This is another piece I did for a randomly generated writing prompt with my writing group. Six items were selected at random, and we had to use at least four of those items in our piece. Below are the four items I selected, followed by my piece.
Prompt: An aging explorer, a roadie for an old rock band, a set of dice, and an apartment.
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The flashing lights were a familiar site for Jacob. They flashed in a variety of colors as the low frequencies of the music shook the walls of the club. He always hated coming here when he was in town, but the old classic rock band he roadied for was about as exciting as a rectal thermometer and just didn’t draw the hordes of eager groupies like they used to. Every so often he’d get to skim through the leftovers, but lately there hadn’t even been a main course, so whenever they were in town he’d stop by the club to see what the local scene was looking like.
“Damn it, looks like every slick in the room is hittin’ on the girls at the bar,” he muttered to himself, though it was so loud in there that even if he shouted it’s unlikely he’d have been able to hear himself over the thumping din.
After a cursory scan of the dance floor, something caught his eye. It was an old man who looked about as out of place as a Satanist in the front pew of a church. He wanted desperately to find someone to warm his bed for the evening, but something about the old man was pulling at him the way a desperate child pulls at their mother’s skirt when they want to beg for a toy they saw two aisles over in the department store. Finally, knowing that he wouldn’t be able to concentrate on anything until his curiosity had been sated, he walked over to the old man and smiled at him for a moment.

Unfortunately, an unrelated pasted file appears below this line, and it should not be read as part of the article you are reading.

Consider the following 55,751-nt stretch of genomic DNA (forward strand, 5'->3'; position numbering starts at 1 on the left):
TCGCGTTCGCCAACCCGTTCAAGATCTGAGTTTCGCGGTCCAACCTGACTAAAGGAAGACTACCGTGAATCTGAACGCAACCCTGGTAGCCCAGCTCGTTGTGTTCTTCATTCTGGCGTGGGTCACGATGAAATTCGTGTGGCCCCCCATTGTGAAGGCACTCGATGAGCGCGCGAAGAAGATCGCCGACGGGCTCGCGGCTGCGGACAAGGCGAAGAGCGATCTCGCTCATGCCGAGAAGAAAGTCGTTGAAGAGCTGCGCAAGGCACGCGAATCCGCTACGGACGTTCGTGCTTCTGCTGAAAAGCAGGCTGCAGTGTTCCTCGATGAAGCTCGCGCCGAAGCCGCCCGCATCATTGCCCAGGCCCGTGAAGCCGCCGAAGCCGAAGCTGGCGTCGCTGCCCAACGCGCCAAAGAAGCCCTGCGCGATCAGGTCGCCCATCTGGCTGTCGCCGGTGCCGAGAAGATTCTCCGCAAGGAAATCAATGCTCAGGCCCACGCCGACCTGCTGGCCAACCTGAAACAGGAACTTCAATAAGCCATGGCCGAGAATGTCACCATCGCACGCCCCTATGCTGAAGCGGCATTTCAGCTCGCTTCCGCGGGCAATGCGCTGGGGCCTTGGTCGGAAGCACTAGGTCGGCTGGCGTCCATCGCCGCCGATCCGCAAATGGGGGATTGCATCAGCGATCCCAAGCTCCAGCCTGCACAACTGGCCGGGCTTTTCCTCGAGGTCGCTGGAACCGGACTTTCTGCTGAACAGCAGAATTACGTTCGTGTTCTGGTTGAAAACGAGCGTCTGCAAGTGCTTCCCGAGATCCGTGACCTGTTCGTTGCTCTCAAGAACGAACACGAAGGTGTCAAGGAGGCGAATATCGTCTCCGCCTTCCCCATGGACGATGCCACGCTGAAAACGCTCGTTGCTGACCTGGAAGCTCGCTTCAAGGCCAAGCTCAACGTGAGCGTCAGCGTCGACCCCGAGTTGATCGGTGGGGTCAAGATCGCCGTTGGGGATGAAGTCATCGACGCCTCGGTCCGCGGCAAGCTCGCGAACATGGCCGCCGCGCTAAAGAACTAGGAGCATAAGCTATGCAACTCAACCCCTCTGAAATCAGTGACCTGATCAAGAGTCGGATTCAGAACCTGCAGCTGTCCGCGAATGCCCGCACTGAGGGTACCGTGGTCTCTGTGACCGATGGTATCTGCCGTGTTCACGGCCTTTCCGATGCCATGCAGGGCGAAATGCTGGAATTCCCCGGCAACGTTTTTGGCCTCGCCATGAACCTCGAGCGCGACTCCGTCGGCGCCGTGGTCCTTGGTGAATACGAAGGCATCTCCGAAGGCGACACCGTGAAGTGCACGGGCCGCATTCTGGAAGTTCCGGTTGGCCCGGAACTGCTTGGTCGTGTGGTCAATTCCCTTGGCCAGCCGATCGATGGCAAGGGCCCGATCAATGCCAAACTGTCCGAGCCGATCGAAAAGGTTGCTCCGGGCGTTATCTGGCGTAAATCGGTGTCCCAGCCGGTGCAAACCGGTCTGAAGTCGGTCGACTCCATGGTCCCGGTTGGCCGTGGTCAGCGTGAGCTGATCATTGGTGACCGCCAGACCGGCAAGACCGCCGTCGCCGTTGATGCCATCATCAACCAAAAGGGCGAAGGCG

“Hey old timer. Mind if I sit down for a minute?” he asked.
“Dunno. You’ll have to ask Joe here,” he said just barely loud enough for Jacob to hear as he indicated the seat next to him, which was currently unoccupied.
“Uhhh…ok. Hey Joe, mind if I sit down?” he asked the empty seat politely.
“What’d he say?” the old man asked.
“He said I could have a seat,” Jacob said as he sat down.
“Who did? Who were you talkin’ to exactly?”
“I was talkin’ to Joe. You told me to ask him if I could sit down,” he said with a confused look.
“Joe who? Ain’t nobody there. It’s just an empty seat. You blind or somethin’?” the old man asked with a mischievous grin.
“Ha ha, very funny,” Jacob said irritably. “Look, I was just curious…you don’t look like one of the regulars around here. I mean, you don’t exactly fit the profile, ya know?”
“So you’re sayin’ that because I’m old, I can’t score myself some young stuff?”